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February 21, 2020
Scott McLemee reviews a crop of upcoming books focused on anger.
February 20, 2020
Income-driven repayment plans are a crucial safety net for student loan borrowers, but they include well-known design flaws. Jessica Thompson and Michele Streeter write about bipartisan solutions to improve the plans.
February 19, 2020
What appeared during the 1980s to be an invigorating and just revision of a narrow curriculum has turned out to be no curriculum at all, writes Mark Bauerlein.

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February 20, 2020
In an age of adjunctification, is it even possible to discuss extending the protections of academic freedom to alternative academics?
February 20, 2020
Can you reject your profs’ opinions and still expect to be welcomed into the academy?
February 20, 2020
Better ways to embed dialogue and interaction into asynchronous online classes.

Archive

April 15, 2005
John V. Lombardi on why the student/faculty ratio owns a special place among the most spurious of higher education statistics.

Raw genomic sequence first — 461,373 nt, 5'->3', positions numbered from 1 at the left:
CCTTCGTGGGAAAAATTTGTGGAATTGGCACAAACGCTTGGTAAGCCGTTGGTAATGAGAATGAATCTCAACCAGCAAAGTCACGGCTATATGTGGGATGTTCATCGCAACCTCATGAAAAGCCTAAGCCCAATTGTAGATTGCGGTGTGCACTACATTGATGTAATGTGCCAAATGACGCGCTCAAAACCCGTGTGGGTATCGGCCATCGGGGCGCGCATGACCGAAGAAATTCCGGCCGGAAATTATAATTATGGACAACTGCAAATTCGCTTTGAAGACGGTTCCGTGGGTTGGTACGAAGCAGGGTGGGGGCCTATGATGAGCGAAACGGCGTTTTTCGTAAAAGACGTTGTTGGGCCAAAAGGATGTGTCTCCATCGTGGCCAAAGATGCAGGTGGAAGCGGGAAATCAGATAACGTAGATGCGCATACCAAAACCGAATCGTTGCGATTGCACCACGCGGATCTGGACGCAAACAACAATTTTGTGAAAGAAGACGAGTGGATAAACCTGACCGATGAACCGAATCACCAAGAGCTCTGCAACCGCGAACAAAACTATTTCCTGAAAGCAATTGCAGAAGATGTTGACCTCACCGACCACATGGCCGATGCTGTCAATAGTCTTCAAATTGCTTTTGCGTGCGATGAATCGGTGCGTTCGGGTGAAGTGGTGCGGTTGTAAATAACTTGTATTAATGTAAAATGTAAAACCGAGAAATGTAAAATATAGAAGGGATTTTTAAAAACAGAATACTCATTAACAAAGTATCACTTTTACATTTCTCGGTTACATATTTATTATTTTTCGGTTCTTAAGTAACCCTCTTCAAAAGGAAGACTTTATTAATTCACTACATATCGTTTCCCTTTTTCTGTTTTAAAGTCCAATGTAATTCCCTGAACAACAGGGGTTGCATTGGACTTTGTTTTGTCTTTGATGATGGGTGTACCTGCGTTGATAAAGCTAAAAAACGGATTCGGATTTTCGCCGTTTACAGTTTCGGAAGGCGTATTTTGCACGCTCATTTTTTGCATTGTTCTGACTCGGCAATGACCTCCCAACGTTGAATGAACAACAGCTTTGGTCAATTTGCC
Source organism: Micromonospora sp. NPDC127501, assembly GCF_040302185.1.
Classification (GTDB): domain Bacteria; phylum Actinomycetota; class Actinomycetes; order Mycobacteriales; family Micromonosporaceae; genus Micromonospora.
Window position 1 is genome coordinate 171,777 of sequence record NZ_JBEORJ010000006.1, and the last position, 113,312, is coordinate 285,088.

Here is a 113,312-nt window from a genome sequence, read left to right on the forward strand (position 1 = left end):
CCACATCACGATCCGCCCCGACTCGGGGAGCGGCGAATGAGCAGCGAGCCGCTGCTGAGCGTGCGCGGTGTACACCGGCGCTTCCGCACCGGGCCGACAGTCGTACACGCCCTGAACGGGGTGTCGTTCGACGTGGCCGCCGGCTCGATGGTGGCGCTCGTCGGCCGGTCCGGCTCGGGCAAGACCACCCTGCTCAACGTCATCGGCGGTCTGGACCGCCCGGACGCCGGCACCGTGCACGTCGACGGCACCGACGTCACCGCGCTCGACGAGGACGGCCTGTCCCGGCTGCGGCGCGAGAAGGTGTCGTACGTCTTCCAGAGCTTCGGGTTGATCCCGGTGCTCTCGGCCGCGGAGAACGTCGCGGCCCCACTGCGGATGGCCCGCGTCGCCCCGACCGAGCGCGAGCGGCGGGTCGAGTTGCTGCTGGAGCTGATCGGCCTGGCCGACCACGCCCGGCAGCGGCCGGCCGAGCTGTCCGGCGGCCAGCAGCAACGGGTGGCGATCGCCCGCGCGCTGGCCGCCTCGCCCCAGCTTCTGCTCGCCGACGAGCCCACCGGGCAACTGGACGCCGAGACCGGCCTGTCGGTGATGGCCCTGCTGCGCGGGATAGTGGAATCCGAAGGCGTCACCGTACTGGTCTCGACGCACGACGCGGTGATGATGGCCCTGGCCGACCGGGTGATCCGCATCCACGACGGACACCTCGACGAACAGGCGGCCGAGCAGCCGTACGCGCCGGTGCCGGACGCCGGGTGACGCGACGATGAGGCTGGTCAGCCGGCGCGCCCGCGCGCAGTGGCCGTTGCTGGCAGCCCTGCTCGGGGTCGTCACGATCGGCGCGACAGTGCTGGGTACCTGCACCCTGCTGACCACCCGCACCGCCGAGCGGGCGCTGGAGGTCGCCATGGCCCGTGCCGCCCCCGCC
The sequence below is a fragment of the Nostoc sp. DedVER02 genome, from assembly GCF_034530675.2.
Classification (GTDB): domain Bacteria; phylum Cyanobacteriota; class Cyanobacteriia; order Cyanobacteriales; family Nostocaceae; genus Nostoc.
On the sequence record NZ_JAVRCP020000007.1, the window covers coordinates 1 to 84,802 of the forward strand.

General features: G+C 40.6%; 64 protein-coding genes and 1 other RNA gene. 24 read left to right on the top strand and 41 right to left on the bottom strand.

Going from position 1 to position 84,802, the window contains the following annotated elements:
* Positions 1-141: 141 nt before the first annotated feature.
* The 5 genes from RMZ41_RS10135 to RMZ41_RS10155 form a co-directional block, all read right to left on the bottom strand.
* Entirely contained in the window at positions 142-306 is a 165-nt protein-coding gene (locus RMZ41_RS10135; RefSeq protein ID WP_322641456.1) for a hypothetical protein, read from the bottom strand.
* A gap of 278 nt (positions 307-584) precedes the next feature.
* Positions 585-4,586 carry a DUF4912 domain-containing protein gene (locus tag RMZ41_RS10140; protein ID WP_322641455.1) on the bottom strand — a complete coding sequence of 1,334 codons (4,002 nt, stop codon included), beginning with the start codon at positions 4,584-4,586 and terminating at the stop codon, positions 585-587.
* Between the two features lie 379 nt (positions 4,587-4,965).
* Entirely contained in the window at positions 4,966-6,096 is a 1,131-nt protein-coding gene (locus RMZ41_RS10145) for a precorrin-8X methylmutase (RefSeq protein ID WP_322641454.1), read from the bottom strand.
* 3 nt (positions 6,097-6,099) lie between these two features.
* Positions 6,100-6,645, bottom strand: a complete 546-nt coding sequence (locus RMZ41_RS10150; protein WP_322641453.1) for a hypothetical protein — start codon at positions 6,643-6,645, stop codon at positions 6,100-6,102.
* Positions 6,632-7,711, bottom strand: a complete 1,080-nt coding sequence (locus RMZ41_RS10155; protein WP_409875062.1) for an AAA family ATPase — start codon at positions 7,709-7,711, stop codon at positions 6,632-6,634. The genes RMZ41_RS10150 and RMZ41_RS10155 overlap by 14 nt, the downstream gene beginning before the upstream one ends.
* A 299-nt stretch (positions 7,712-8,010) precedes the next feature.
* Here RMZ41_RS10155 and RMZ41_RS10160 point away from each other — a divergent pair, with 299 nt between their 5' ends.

April 14, 2005
Time to face up to reality: The world is flat....
April 13, 2005
Freedom of speech is crucial both to a healthy democracy and the life of the mind. The First Amendment to the U.S. Constitution prohibits Congress from any act that would abridge it and the charters of most of our colleges and universities recognize that freedom of thought and speech are essential to a healthy academic community.
April 12, 2005
Ask almost any American writer today for a list of his or her literary idols, and Frank Conroy’s name usually rises near the top. The author of one of the best books of our age, Stop-Time, published in 1967, as well as the director of the greatest incubator of literary talent ever assembled, the Iowa Writers’ Workshop, Conroy was as close to legend as any living writer gets. Not to mention a Grammy winner—for best liner notes. Despite a rough beginning, he made the most of a life that ended last week, when he died at age 69 of colon cancer.
April 11, 2005
An academic blogger talks about a new campaign to interest readers in fiction that they might otherwise miss.

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